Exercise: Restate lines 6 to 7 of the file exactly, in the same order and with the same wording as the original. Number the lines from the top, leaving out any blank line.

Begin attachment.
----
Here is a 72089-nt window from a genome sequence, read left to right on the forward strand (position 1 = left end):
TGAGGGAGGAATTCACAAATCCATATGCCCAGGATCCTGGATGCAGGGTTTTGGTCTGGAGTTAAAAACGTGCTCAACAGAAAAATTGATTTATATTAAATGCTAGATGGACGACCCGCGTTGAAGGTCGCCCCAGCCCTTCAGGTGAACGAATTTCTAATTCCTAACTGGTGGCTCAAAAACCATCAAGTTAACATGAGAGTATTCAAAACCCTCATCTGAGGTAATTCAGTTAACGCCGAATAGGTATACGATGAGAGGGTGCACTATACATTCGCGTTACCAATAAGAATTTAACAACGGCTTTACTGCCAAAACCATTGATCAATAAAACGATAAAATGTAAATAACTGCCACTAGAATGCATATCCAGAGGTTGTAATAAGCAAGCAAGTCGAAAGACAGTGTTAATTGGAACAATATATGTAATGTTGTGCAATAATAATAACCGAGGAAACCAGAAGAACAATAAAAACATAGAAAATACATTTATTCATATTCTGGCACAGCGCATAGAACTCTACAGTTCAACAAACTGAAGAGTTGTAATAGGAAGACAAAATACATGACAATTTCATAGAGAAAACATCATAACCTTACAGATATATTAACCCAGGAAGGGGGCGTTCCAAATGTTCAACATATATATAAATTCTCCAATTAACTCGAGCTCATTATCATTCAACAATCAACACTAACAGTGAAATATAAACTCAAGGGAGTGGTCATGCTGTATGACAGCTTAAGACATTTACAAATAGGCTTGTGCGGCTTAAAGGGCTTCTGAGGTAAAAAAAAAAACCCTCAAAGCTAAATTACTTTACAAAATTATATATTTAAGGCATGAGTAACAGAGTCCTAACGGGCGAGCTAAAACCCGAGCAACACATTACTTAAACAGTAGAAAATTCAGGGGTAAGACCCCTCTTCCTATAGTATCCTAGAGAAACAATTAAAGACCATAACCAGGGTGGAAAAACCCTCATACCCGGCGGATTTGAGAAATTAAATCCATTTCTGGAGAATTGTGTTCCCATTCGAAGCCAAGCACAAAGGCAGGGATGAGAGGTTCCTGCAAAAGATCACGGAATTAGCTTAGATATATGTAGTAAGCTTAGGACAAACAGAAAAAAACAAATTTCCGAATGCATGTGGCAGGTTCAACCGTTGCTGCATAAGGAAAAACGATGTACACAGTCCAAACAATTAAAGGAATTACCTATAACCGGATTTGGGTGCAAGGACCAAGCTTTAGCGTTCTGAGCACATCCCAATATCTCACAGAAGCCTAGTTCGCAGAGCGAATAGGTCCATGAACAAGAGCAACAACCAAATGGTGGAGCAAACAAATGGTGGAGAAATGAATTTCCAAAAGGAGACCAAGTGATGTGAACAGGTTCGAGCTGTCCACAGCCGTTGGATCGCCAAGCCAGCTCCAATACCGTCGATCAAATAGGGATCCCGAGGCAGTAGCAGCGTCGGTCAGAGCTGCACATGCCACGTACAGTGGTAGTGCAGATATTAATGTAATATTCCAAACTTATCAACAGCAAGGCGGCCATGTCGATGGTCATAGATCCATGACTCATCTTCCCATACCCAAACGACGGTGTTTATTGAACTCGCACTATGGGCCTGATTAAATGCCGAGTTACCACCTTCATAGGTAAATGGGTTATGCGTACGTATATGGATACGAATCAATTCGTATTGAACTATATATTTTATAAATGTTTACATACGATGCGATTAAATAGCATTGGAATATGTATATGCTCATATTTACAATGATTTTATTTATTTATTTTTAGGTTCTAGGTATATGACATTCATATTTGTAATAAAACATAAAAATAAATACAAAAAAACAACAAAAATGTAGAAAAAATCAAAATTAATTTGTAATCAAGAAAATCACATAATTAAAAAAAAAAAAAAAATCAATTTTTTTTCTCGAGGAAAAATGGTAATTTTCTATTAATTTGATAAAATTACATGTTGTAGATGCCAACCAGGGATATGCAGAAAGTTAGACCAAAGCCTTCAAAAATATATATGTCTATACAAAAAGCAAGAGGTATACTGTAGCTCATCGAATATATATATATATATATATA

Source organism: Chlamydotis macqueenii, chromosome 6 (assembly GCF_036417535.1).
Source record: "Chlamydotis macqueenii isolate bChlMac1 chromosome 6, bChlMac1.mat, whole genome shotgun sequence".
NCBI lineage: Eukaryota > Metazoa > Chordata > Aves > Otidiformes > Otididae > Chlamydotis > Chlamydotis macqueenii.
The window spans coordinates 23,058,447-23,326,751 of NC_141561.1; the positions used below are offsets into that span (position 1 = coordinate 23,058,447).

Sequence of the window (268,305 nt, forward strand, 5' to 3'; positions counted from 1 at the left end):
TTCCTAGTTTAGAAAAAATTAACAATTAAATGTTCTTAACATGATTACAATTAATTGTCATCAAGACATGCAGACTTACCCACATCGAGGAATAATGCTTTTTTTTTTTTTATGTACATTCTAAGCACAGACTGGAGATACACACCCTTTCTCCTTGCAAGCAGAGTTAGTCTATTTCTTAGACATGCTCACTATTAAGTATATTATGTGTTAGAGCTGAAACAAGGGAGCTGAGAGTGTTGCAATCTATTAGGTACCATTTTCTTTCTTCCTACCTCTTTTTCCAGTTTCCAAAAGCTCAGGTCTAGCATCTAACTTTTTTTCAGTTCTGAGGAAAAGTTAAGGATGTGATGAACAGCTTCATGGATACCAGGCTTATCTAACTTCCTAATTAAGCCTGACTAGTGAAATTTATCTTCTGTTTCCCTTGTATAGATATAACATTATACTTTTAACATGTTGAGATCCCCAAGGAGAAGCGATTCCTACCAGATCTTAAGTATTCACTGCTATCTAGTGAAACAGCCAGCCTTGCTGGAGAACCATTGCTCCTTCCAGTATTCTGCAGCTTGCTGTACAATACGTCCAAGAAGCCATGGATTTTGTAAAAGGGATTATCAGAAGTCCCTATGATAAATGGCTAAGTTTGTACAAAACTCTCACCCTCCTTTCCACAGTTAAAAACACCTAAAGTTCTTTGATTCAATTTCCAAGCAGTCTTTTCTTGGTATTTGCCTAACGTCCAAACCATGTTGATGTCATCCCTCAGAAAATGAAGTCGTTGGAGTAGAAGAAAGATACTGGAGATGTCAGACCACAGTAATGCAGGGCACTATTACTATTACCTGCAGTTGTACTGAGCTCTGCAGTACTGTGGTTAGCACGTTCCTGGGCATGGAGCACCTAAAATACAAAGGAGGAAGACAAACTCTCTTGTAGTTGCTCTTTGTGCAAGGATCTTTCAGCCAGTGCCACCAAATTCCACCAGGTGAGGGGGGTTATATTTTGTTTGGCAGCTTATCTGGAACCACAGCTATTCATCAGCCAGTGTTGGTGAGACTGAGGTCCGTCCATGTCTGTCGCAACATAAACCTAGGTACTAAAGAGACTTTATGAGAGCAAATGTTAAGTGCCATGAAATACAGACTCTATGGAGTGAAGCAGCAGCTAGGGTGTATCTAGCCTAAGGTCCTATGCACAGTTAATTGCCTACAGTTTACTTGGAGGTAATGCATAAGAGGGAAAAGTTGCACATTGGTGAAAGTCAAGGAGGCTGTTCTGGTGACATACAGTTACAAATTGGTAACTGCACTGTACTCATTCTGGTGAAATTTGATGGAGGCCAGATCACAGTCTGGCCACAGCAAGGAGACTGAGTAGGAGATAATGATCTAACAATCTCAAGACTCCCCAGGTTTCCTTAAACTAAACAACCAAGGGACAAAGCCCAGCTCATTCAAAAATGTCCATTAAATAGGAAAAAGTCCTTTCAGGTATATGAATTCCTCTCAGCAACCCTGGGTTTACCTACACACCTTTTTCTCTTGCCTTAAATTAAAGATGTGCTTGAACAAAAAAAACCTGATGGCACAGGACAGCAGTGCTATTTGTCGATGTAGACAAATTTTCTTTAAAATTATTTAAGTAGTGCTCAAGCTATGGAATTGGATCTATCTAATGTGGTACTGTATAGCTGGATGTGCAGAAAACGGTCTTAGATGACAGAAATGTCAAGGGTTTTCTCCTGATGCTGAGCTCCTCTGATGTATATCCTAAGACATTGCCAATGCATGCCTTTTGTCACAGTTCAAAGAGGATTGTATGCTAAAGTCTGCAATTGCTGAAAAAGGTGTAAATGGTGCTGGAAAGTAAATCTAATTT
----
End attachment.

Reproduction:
The window spans coordinates 23,058,447-23,326,751 of NC_141561.1; the positions used below are offsets into that span (position 1 = coordinate 23,058,447).

Sequence of the window (268,305 nt, forward strand, 5' to 3'; positions counted from 1 at the left end):